Keita said Wednesday his government would be a meritocracy, not one guided by political or family alliances.

"Let me be clear.  There is no question of sharing out the cake.  I have not promised that and it will not happen," he said.
But actions speak louder than words, even the tough talk that Keita is known for. When asked what the country needed, voters often used the French verb "assainir," which means to flush out, to decontaminate, to clean up.  They wanted to see Keita tackle the root causes of the crisis.

At the top of that list were the pervasive corruption and patronage that analysts said undermined development, crippled the army and ultimately handed the north over to criminal and terrorist groups.

Keita has pledged "zero tolerance" for corruption, but analysts say he must prove it, and fast, by doing what previous governments in Mali have not, by investigating and punishing those embezzling public resources.  Something analysts say could be a hard pill to swallow for some of his political allies.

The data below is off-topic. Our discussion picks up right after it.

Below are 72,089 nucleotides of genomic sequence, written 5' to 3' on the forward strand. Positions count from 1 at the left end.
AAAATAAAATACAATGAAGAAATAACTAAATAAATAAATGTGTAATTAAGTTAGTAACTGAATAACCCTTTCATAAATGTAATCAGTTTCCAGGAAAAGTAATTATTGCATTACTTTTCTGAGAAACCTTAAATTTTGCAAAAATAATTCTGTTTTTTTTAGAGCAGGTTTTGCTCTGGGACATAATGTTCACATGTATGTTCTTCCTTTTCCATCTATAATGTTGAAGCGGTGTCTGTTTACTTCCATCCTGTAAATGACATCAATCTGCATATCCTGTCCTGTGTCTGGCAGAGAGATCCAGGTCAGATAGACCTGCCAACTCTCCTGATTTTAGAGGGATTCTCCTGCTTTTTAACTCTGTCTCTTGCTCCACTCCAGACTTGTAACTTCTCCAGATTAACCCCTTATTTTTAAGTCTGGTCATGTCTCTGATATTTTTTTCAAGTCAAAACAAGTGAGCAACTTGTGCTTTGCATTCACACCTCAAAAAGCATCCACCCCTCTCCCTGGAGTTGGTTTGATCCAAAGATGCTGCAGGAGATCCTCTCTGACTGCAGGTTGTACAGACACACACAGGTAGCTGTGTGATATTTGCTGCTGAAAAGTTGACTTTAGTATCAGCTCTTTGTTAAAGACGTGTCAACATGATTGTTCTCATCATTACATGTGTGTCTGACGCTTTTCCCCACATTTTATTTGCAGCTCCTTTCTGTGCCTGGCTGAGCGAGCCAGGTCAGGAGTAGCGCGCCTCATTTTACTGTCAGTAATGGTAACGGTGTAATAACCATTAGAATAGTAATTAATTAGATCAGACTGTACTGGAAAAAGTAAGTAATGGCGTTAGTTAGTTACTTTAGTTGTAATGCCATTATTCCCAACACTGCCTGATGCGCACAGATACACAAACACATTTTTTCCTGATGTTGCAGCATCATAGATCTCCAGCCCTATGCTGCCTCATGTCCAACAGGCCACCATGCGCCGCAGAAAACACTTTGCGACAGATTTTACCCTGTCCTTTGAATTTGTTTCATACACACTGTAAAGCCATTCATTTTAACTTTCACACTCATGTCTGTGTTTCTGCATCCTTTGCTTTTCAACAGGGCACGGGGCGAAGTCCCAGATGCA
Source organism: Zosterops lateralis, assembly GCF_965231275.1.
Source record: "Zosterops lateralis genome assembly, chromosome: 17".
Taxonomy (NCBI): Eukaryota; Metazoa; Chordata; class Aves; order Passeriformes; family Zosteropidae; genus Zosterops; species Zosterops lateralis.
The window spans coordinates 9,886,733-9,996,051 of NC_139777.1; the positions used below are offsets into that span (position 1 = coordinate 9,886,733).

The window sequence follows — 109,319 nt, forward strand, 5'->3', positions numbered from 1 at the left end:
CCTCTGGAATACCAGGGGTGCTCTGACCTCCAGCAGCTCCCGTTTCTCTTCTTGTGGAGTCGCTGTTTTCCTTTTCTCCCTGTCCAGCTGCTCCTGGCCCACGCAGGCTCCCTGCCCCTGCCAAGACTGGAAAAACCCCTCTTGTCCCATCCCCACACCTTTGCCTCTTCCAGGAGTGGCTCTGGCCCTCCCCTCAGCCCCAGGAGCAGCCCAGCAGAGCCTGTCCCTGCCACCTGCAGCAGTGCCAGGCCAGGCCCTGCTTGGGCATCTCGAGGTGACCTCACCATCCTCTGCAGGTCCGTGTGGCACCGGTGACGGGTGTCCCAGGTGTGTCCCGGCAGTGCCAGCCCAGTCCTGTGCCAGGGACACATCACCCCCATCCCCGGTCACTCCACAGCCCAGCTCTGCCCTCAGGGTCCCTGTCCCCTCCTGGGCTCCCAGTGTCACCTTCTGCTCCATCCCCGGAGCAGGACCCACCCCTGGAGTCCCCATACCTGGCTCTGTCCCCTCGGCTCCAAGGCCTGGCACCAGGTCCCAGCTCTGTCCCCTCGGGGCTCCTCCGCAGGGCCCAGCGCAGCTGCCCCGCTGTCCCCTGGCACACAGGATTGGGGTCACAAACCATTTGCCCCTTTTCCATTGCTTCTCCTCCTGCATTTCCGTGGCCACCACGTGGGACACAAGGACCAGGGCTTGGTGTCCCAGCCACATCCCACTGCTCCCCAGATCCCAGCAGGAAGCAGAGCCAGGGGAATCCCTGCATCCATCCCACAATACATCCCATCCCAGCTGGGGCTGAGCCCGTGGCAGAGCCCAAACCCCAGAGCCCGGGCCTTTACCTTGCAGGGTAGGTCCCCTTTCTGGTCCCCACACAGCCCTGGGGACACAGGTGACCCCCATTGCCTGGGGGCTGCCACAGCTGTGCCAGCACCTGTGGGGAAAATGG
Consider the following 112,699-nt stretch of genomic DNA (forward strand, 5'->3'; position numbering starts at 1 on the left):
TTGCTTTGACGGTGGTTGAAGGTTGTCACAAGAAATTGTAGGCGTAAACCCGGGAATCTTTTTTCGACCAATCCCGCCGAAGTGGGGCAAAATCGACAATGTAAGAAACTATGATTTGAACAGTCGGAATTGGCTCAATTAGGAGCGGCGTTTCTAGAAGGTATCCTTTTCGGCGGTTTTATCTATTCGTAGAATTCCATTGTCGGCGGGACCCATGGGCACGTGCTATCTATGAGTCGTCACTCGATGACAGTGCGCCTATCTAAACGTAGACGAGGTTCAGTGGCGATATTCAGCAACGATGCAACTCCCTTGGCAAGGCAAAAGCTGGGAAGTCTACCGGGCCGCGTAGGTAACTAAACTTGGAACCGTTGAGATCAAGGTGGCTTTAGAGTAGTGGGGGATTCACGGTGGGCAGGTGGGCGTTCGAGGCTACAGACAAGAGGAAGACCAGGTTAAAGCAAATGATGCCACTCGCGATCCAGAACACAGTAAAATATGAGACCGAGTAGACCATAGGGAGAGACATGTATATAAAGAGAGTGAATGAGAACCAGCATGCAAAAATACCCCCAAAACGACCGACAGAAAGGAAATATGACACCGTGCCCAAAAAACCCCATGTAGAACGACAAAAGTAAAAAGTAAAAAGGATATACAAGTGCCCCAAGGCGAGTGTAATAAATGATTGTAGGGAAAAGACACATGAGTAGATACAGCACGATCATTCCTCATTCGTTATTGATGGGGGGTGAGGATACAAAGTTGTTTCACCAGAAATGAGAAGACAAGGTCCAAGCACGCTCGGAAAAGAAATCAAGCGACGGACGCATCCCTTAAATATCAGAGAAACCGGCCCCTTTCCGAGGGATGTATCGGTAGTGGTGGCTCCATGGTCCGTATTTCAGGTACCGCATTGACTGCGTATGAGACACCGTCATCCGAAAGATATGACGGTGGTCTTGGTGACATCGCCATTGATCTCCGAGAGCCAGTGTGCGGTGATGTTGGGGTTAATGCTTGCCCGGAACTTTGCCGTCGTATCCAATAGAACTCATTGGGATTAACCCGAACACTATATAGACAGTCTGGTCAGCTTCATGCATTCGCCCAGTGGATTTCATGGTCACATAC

Security is the other key challenge.

Keita will have 60 days to open up what promise to be difficult negotiations with armed Tuareg separatist group, the MNLA, and its allies in the far northern region of Kidal.  This Tuareg rebellion is the fourth of its kind since Mali became a country in 1960.  Many say it is up to Keita to make it the last.

Those negotiations will be just one part of returning security and state authority to the formerly occupied north, where violence has forced hundreds of thousands to flee their homes and decimated the economy.

You May Like

Philippines, Muslim Rebels Try to Salvage Peace Pact

Peace process faces major setback after botched military operation to find terrorists results in bloody gunbattle between government forces, Moro Islamic Liberation Front fighters More

Republicans Expect Long, Expensive Presidential Battle

Political strategist says eventual winner will be one who can put together strongest coalition of various conservative groups that make up Republican Party More

Video New Wheelchair Is Easier to Use, Increases Mobility

Engineers have come up with a lever-operated design that makes use of easily accessible bicycle technology More